God breaks into the world. God also breaks out. And God returns: in the garden, in the upper room, on the road to Emmaus, on a beach cooking fish over charcoals.

The line of domination is broken. And we are called, not to destroy hell, but to break in. We are seeds, nurtured in the belly of the earth, growing up into trees large enough that the birds of the air might come and make nests in our branches.

Then, as the morning sun penetrates our world from the eastern horizon and slowly but surely climbs the sky, all people might gather together beneath our branches, where God fills all things.

Not with a Pure Heart

A few years ago, I began an experiment of reading the Bible with a dirty mind. I had been working with middle school students for years as an educator and as a youth minister, and it dawned on me that much of my work to correct their misconceptions about Scripture was based on my own assumptions about how the Bible is supposed to be read.

For instance, I expect time to move from a single point, along a line. Also, for instance, I expect that because the Bible is moral, it must of course reinforce the mores of my own culture. But I know from experience that time is not a line. Our memories are not like signposts along a road – fixed reminders of what happened and where. They are more like goats in a meadow – hungry, sociable, curious, and constantly in motion (part of why they’re so hard to grab hold of). And I know from experience that my cultural mores are not necessarily aligned with those of other cultures.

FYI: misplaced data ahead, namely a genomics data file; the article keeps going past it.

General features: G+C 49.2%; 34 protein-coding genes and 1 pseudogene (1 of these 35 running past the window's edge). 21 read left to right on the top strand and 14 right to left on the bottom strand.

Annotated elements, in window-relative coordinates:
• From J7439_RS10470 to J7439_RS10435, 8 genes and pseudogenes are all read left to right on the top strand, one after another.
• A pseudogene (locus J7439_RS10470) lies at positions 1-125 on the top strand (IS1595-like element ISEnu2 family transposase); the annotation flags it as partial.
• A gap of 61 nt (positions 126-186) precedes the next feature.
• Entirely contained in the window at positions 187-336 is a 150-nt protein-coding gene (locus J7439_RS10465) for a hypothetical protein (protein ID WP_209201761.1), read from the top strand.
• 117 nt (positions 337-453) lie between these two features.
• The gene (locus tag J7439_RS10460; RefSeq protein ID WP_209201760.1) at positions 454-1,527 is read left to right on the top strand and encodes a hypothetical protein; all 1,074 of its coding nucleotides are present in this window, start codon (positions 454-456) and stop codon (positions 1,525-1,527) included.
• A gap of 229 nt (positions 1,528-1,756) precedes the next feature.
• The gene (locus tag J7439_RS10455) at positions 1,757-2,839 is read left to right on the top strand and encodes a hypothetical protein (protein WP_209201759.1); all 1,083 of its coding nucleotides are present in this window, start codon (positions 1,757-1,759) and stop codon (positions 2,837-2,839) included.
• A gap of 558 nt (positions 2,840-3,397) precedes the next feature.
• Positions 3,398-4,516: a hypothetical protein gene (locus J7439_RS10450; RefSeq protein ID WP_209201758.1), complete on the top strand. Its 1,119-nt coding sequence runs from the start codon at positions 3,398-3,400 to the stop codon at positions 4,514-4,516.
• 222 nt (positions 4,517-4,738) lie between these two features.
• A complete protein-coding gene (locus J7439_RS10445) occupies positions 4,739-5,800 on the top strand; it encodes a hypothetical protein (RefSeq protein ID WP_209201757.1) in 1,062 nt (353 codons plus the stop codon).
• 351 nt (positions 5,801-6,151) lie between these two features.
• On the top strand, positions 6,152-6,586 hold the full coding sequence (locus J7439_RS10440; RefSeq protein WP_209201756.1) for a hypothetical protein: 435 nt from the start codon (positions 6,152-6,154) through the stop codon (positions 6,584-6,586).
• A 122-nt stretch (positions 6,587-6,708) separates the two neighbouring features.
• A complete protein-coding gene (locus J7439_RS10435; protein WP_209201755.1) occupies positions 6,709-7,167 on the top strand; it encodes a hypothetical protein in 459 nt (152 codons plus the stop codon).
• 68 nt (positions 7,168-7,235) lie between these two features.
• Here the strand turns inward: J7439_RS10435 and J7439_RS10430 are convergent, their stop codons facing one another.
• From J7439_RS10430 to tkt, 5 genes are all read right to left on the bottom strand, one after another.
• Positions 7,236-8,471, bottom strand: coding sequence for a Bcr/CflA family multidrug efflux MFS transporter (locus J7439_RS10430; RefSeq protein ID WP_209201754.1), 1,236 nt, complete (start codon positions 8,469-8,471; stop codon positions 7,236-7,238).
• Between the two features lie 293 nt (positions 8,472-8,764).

Not even close.

My expectations about time and morality were blinders, keeping me from seeing what the text has to say. To remove these blinders, I knew I would have to practice seeing what I am not allowed to see, what I’m not supposed to see. I needed to learn to read the Bible, not with a pure heart, but with a dirty mind.

What did I notice? I noticed so many things. Here are a few:

I noticed that it is better, in the Old Testament, to marry a family member than to marry outside the family. This noticing reminded me – as if I didn’t already know – that the Old Testament isn’t inherently Christian. Nor does it belong to Christianity. It is a collection of texts that Christians have adopted and adapted.

I remembered that humanity is created in the image of God, and I recognized that I’d always assumed this as the source of my potential for creativity. But what if it means that God has a body? Is God male or female? What if God is both male and female? What if God is neither male nor female? What if God is more than male and female? What parts does God have? This seemed like a dangerous question to think, so I embraced it. Might that have been the problem of the golden calf? Or of the bull at Bethel? Were they anatomically – correct?